RATING: 8/10
FUN FACTS; Daniel Lerner has come a long way. His first film credit is Iron Eagle II. Delta Force 3: The Killing Game followed a few years later. Then, he appeared in schindler's list. Much better.

Tuesday, January 24, 2017

Supertramp: The Story So Far (2002)

What a disappointment.

This is more concert video than a documentary of the great British group with a stable of hits including The Logical Song, Fool's Overture, Give a Little Bit and Dreamer.

Only a portion of Supertramp: The Story So Far is dedicated to telling Supertramp's story. The band goes from forming to Rodger Hodgson leaving in 1983 in 12 minutes. Things get more interesting when, after a slew of musical performances from concert dates that year, Rick Davies talks about two post-Hodgson albums, Brother, Where You Bound and Free as a Bird.

We learn very little about albums such as Crime of the Century and Crisis, What Crisis. We hear no stories of how their hits came to be. Again, this changes when Davies talks about songs such as Free as a Bird after Hodgson leaves the group.

Live takes of songs such as From Now On, Goodbye Stranger and Crazy are fine to hear. Don't expect to hear much different from the studio versions.

The disc also features four music videos, including I'm Beggin' You from Free As A Bird (Remastered). Davies shakes his head at the memory of the song being a dance hit. Go figure.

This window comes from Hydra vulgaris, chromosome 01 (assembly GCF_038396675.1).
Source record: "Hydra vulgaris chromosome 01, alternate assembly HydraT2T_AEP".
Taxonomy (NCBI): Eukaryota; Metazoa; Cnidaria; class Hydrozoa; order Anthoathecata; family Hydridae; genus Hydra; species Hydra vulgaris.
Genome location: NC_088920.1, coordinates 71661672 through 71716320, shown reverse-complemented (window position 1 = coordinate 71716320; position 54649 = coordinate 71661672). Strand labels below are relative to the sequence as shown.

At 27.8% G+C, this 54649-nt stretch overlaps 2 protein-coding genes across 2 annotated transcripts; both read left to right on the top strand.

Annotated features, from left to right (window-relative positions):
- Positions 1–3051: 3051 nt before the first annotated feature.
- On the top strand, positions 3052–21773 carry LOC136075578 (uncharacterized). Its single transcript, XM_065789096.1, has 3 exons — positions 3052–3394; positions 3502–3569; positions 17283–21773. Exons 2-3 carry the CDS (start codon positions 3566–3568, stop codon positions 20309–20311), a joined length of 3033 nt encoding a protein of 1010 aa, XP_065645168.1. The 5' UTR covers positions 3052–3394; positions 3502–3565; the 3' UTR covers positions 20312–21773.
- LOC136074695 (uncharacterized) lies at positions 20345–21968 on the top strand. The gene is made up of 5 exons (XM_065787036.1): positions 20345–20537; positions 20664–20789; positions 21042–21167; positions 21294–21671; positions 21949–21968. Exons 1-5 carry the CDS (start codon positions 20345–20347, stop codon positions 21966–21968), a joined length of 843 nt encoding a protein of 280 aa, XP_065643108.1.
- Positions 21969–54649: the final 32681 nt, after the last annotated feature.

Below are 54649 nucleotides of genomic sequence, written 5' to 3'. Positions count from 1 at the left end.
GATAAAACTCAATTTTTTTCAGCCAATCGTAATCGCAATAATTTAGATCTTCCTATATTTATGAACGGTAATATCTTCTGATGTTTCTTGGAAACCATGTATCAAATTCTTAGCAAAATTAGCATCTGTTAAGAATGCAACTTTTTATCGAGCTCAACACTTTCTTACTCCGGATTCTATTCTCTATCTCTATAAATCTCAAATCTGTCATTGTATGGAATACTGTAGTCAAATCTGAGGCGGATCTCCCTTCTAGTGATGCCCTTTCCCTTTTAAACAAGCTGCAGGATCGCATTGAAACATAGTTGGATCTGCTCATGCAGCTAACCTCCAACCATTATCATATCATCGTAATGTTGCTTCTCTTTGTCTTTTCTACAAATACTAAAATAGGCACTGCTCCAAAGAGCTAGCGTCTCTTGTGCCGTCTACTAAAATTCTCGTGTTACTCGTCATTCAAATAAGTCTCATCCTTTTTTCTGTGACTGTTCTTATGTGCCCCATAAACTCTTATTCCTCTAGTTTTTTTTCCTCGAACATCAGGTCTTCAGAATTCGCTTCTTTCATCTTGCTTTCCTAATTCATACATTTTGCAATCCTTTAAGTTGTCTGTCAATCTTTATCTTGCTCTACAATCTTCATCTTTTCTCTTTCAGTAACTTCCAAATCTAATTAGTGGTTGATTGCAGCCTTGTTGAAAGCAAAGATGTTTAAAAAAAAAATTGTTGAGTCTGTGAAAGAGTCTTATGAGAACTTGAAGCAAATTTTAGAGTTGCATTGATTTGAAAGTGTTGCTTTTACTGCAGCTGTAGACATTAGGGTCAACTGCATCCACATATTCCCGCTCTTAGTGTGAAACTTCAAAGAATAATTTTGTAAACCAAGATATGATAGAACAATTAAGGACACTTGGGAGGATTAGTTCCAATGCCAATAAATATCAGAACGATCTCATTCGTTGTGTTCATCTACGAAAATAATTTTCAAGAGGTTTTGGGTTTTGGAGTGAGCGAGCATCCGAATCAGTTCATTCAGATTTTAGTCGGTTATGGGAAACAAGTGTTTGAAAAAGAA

The Story so Far carries a 1990 copyright. Then, Davies suggests the band will get back together. They did - for 1997's Some Things Never Change by EMI International.

Supertramp deserves as a better documentary than this. Will we ever get to see one?

RATING: 6/10

UPDATED: Concert CD, It was the Best of Times, came out in 1999 featuring material from Some Things Never Change. Mark Hart, vocalist recruited following Rodger Hodgson's departure, gets more attention singing new songs and material once done by Hodgson.

UPDATED: This Supertramp fan enjoys listening to Some Things Never Change, but keeps hoping Supertramp will reunite for one last tour with Davies and Hodgson.

The History Boys (2006)

This film went from OK to lousy in the last 15 minutes.

Its depiction of a teacher, Hector (Richard Griffiths) who sexually assaults his students, is treated as a joke. Why?

To make things worse, a student suggests a sexual encounter with a teacher as a way of saying thank you. Why?

Take a pass on The History Boys.

SAD FACT: Griffiths was nominated for a BAFTA Film Award for best lead actor.

RATING: 3/10